$1 a month for 64 months: Retiring debt and state aid mean capital project will have low impact on taxes

What if you could transform our schools for only $1 a month?

On Thursday, Nov. 2, the BKW community will decide the future of the district when they vote on two propositions that would total $19.8 million in renovations and improvements to its school buildings: Proposition #1 – $14.8 million in repair and modernization work primarily in the Elementary School.

Proposition #2 – Approximately $5 million in improvements to the Secondary School, focusing on technology infrastructure, security, and site enhancements around the district. This proposition would be contingent on the passage of the $14.8 million proposal.

If both capital project propositions pass on Nov. 2 the average BKW taxpayer would see an increase of only $1 a month for the first 64 months of the loan, according to the district’s fiscal advisors. After the first five years and four months of the loan, school taxes would return to current levels.

How does $19.8 million turn into a $1 a month?

The first part of the equation is state building aid, which would pay for approximately 80 percent of the proposed project. State lawmakers recognize that many capital expenditures would be next to impossible to pay for out of a district’s annual operating budget. Because of that, they have long offered financial incentives in the form of state building aid for school districts to take care of their facilities through capital projects.

State building aid is only available on work completed as part of a capital project. It is not available for facilities work completed as part of a school district’s annual operating budget.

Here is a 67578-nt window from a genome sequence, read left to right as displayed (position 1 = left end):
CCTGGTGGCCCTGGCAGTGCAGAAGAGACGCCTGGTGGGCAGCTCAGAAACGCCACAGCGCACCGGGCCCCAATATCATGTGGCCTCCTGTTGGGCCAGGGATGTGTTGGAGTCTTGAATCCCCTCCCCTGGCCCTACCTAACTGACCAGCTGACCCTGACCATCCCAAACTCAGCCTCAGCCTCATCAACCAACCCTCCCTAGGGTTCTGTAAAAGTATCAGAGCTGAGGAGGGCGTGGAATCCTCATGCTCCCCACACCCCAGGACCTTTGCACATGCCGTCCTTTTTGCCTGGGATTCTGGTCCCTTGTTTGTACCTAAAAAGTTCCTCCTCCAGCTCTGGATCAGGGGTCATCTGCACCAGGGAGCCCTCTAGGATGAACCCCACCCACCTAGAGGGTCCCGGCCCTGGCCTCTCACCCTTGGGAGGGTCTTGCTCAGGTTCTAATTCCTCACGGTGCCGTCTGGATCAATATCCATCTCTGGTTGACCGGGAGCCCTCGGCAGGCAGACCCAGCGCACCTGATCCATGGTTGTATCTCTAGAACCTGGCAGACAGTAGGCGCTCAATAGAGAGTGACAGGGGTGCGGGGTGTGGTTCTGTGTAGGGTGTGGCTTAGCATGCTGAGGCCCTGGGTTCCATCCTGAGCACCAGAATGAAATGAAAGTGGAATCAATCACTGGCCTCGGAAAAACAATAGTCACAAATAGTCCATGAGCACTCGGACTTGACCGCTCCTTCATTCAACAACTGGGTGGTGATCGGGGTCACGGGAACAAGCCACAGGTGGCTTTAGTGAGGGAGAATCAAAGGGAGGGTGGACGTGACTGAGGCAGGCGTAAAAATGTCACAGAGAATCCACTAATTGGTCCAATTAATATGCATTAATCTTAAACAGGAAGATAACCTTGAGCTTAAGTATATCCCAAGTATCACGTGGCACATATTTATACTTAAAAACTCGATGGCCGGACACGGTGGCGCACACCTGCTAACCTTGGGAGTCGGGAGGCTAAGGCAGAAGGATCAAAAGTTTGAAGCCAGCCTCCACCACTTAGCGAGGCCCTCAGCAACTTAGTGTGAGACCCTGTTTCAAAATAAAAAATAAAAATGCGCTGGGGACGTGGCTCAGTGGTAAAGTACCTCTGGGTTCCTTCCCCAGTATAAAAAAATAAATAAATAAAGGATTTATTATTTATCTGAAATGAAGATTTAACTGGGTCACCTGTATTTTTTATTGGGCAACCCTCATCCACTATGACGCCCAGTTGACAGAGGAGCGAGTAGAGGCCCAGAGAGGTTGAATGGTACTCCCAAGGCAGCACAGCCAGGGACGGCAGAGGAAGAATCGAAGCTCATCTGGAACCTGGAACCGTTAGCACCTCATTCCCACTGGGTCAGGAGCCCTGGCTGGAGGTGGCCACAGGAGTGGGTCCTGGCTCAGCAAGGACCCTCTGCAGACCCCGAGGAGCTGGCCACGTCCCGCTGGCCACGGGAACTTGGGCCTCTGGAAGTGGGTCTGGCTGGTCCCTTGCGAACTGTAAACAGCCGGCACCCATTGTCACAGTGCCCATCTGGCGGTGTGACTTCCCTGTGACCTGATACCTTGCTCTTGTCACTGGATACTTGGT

The second part of the equation is the strategic use of reserve accounts. With state aid paying for approximately 80 percent of the proposed project, the remaining cost will come from existing reserves that have been created for such expenses. The next part of the equation is retiring debt. In 2020, we will pay off a 2005 project bond. By 2026, the remainder of construction bonds for the 2012 project and an EPC bond will be paid off. We would begin paying on the new project in 2021.   In the years 2021 to 2025, BKW will apply reserves each year to reduce the local share of the total debt during the years of overlap between old debt and new debt. The result will be a $12 dollar per year increase for five years, and then a reduction to $4 in the sixth year, for a total of $64 over that period of time. That is just $1 dollar per month for 64 months, and then zero impact to the taxpayer for the remaining twelve years of the bond cycle of this project.

“In 2027, the tax rate will drop from $12 more than our current tax rate to just $4 more. In 2028 our rate will drop back down to about what it is now,” said Board member Nathan Elble. “Over the course of the entire loan (18 years) the projected increase will be about $64 dollars for a $100,000 home. That’s for the entire project; not $64 a year. If you average it out over the lifetime of the loan it is less than $4 a year.”

“With a strong rate of state aid for capital projects, combined with strategic use of reserves and utilizing favorable interest rates, we are in a position to limit the tax impact of this project to our community. We will be able to continue the financial stability that we’ve established the past few years,” said Dr. Timothy Mundell, noting the tax levy has increased only 0.5 percent over the past six years.  “That’s how we would be able to provide safe, modern facilities that align with our academic vision for only $1 a month.”

Eligible voters are encouraged to vote on Thursday, Nov. 2, 6 am to 8 pm, in the secondary school auditorium.

Additional information about the proposed project is available on the district website, www.bkwschools.org, and the district’s Facebook page, www.facebook.com/BerneKnoxWesterlo.

And we’re always listening. If you have a question or a comment about the proposed facilities improvements, please send us an email.

District residents are encouraged to take a closer look at the condition of the facilities we’d like to improve. Residents are encouraged to ask questions and provide comments. Contact the superintendent’s office to arrange a tour.